CarePartners comes under fire from unions

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Locked-out USW workers picketing in Sudbury, Ontario. Image: USW

CarePartners is failing its employees and clients, according to two unions that represent workers for the home care service provider. 

The for-profit firm that provides home care for seniors across Ontario has been negotiating with SEIU Healthcare since March. SEIU represents about 2,600 CarePartners' employees.

According to Tali Zrehen, SEIU's director of home and community care, the employer's behaviour has been disrespectful towards its workers through the bargaining process.

Low-wage work and poor scheduling

Most personal support workers (PSW) represented by SEIU get paid between $16.50 and $19 hourly. The majority are employed part time without benefits.

Workers are on duty for eight hours a day, but are only paid for the time they are booked by CarePartners to spend with clients. That can mean being paid for three or four hours while being booked from 7 a.m. to 3 p.m. 

The erratic scheduling can translate into inconsistency for clients who often have to deal with new PSWs as opposed to familiar caregivers.

CarePartners referred rabble.ca to its public relations representative, who didn't respond to requests for comment.

Zrehen says that CarePartners, which has rejected the proposal of having more reliable working hours, doesn't even bother informing clients when PSWs are unable to visit them. 

As part of its campaign to raise awareness about the employer's practices, SEIU says it has received negative feedback from clients. 

"The clients say that these PSWs are amazing: 'We love the care that we receive from these individuals, but the company that they work for is awful,'" Zrehen says. 

Dog bites, bed bugs and violence 

Providing care for seniors is a challenging task -- a fact that can be attested to by hospital and nursing home staff. But providing care at their homes can be particularly difficult.

Zrehen says that health and safety is a critical issue for personal support workers who face risks at work, but can't fall back on sick days in the event of an injury.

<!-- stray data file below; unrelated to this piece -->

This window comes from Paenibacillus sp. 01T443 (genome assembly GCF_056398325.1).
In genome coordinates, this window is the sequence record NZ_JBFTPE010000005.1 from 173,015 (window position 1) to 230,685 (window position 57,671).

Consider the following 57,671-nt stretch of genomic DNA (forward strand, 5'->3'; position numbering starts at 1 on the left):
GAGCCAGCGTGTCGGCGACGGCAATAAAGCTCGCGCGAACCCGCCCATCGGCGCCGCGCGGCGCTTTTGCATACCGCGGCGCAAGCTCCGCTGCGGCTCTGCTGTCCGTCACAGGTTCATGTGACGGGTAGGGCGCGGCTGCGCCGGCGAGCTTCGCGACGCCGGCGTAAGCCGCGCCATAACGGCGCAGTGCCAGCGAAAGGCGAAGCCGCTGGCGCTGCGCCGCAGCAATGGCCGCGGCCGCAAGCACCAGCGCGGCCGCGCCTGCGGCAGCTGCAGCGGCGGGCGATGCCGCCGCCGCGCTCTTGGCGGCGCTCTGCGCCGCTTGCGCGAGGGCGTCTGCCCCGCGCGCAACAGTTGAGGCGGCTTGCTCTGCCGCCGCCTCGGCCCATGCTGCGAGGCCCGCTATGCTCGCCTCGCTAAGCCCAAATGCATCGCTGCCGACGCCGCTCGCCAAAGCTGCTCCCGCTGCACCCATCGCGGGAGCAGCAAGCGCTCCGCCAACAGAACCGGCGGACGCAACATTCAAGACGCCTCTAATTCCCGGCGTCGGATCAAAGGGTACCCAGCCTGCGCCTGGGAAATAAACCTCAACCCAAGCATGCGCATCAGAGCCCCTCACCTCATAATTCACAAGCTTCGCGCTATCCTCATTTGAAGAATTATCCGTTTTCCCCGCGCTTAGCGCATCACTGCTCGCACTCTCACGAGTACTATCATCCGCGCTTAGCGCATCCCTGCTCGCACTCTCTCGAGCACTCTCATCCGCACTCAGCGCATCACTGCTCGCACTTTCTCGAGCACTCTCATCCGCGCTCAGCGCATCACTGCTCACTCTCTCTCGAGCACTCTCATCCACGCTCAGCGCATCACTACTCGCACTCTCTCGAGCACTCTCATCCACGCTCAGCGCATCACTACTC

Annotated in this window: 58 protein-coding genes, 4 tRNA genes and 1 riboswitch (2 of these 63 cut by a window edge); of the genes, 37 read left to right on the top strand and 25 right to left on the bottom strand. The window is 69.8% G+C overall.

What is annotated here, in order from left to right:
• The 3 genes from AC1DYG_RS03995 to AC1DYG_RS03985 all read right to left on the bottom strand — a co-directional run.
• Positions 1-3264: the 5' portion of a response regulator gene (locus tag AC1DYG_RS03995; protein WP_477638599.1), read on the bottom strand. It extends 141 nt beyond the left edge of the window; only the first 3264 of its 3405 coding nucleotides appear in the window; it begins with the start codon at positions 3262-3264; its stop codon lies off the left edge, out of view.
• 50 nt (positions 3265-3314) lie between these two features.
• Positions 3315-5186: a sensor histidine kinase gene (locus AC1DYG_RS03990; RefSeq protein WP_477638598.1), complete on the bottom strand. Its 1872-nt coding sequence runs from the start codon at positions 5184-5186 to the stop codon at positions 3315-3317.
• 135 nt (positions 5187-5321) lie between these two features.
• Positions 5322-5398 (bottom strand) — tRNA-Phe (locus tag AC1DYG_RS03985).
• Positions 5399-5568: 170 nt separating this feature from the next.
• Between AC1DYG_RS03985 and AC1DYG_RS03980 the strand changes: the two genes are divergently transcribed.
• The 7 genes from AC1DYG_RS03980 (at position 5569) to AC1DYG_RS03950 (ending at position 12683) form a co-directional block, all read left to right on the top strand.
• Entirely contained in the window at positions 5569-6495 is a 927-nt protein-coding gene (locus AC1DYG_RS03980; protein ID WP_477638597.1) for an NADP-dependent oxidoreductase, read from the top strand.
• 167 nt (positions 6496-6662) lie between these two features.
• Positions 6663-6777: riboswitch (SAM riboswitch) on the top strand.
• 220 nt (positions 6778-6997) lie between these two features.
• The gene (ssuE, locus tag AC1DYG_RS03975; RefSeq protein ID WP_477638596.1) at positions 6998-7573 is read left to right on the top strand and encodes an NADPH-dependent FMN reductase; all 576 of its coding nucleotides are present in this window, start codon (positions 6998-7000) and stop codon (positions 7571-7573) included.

"We're talking about members going in and getting dog bites," she says. "And then they have a decision, 'Do I go to work the next day? Or can I not go to work? Because I'm injured or could I lose out on that income?'"

Zrehen points to other issues such as dealing with bed bugs, when visiting hoarders hampered by severe mental health issues, or stepping on needles when caring for addicts since the employer doesn't provide safety boots. 

Like nursing homes, where seniors suffering from dementia can act violently against care providers, home care presents the same risk. 

Often times in those circumstances, personal support workers can benefit from additional hands on deck, but Zrehen says that the employer wouldn't spend money on more staff. 

Schedulers still locked out in Sudbury

For the past 12 weeks, 30 CarePartners administrative employees who schedule shifts for PSWs have been locked out since bargaining failed with United Steelworkers local 2020. 

Mike Scott, a USW representative, says workers are seeking to modestly increase their wage, retain their pensions plus benefits and the inclusion of protections against harassment.

The workers get paid around $16 an hour or less, despite many of them having college diplomas and university degrees, according to Scott.

"I think they've got less than a $1 raise in five years," he says. "And they went through a period of about five years prior to that with no raises before we organized."

The company is looking to get rid of their pension, says Scott, which they had through a previous employer before CarePartners took over.

He says that in order to maximize profit, the company pressures the workers to make as many bookings as possible. 

"We want some joint investigation language that looks into the workplace harassment and bullying. Especially from management to our members," Scott says. "That's all, nothing really big."

The union has reached out to Christine Elliot, Ontario's minister of health, only to hear that the government won't intervene in the bargaining process. 

Scott says that NDP politicians such as local Sudbury MPP Jamie West have been supportive of the workers, but no other party has been helpful.

"An unregulated industry"

Zrehen points out that while home care is funded by taxpayer dollars, companies like CarePartners exploit workers for profit.

Over the years, as the government has promoted home care as an alternative to nursing homes, businesses have taken advantage of weak government regulations.

"It's [a] massively growing system. It's unregulated, and is really being run by a class of working class women who are bearing the brunt of our healthcare system," Zrehen says.

Zaid Noorsumar is rabble's labour beat reporter for 2019, and is a journalist who has previously contributed to CBC, The Canadian Press, the Toronto Star and Rankandfile.ca. To contact Zaid with story leads, email zaid[at]rabble.ca.

Image: USW

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